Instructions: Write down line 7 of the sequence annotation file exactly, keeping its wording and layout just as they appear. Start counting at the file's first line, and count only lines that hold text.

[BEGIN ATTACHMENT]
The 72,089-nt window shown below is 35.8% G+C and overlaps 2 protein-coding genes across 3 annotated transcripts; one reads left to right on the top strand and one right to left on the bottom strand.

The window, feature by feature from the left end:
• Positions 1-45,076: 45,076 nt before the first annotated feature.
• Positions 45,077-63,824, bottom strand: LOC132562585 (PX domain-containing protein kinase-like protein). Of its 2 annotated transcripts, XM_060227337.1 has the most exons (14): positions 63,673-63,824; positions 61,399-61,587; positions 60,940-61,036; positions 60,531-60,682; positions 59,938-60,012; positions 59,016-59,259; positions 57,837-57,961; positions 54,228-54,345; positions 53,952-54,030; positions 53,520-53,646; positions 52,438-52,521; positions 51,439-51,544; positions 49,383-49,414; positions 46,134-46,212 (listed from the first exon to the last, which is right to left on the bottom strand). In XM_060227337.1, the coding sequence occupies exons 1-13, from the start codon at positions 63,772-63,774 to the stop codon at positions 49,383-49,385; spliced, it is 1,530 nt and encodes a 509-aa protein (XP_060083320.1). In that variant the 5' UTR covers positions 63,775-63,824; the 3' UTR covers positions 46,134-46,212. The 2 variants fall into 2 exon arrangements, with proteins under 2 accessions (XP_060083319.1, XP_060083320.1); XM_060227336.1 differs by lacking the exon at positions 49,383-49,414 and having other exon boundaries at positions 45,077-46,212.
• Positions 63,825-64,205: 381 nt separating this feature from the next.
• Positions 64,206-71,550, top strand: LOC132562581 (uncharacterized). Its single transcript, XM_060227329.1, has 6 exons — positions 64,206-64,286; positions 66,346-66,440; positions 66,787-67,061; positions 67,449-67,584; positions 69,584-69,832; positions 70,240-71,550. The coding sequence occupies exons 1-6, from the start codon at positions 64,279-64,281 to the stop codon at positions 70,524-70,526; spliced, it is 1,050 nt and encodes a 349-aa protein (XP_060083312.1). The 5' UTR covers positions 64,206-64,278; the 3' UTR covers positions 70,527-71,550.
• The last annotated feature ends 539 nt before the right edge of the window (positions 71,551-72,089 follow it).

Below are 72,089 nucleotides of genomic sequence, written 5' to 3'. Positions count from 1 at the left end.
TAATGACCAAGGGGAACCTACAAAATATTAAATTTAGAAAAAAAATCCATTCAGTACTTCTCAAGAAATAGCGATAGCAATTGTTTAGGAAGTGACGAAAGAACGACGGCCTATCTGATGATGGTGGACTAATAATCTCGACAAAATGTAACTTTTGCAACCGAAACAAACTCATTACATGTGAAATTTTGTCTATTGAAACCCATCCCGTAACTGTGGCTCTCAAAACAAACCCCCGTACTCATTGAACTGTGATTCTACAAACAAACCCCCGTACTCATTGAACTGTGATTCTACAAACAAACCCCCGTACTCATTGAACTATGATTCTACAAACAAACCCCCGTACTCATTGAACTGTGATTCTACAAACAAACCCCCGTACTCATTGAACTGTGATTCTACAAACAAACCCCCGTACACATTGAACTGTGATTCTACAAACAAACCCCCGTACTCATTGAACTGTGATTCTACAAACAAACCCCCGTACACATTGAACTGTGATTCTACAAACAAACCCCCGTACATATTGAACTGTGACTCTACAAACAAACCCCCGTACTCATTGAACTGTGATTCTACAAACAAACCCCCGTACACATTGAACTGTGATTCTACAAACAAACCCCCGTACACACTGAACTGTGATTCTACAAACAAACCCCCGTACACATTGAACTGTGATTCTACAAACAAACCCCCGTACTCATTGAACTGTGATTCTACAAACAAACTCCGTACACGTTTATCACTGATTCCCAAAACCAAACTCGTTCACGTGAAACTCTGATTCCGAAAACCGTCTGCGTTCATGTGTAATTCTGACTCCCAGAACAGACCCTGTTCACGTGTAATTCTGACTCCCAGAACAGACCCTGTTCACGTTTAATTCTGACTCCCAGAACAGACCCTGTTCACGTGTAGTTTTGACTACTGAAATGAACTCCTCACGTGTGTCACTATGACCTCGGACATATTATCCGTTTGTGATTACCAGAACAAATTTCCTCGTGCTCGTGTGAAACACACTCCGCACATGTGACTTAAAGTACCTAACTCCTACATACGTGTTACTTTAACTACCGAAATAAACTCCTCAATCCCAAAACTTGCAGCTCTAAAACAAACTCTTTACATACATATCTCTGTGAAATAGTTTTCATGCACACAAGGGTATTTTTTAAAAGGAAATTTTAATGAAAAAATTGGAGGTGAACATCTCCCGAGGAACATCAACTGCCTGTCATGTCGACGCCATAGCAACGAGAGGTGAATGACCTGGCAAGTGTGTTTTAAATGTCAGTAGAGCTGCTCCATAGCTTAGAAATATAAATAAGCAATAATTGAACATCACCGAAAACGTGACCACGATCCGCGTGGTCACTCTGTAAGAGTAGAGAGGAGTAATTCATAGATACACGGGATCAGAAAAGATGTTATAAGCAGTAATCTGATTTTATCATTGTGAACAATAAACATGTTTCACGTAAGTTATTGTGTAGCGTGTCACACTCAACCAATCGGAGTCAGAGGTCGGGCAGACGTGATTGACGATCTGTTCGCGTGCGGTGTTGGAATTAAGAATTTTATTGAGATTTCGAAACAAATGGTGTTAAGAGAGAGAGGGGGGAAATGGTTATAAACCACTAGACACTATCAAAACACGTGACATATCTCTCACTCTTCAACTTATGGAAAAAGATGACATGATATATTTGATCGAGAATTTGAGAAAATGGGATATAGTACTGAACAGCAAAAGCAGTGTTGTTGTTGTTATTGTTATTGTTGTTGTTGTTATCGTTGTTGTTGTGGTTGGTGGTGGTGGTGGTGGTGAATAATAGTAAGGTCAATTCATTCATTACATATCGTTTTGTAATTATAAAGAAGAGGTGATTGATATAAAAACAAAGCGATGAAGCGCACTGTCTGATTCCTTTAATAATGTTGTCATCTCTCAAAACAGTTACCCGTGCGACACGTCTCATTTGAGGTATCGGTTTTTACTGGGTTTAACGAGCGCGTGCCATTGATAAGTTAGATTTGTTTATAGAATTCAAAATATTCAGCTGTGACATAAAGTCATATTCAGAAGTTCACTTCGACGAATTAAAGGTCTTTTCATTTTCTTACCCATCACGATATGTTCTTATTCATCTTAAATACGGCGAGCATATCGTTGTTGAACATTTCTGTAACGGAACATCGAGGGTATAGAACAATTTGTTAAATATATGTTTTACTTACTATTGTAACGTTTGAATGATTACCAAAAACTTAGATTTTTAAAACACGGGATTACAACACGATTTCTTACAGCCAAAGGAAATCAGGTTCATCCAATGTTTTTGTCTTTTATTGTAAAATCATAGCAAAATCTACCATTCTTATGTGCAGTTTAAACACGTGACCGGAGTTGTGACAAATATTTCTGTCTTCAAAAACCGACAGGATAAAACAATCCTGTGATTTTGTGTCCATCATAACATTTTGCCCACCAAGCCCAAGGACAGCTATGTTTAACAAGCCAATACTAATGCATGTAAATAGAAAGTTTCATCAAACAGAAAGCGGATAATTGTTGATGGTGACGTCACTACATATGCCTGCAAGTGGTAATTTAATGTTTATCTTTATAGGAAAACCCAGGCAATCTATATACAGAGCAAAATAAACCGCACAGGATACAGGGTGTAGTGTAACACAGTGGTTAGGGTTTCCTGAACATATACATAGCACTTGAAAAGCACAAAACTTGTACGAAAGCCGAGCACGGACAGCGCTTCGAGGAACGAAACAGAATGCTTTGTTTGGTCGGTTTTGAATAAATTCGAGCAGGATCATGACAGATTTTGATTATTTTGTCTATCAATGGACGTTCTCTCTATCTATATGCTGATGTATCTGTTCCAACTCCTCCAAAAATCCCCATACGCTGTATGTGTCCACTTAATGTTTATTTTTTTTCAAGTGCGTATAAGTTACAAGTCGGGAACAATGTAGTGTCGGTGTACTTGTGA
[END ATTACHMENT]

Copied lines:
• The last annotated feature ends 539 nt before the right edge of the window (positions 71,551-72,089 follow it).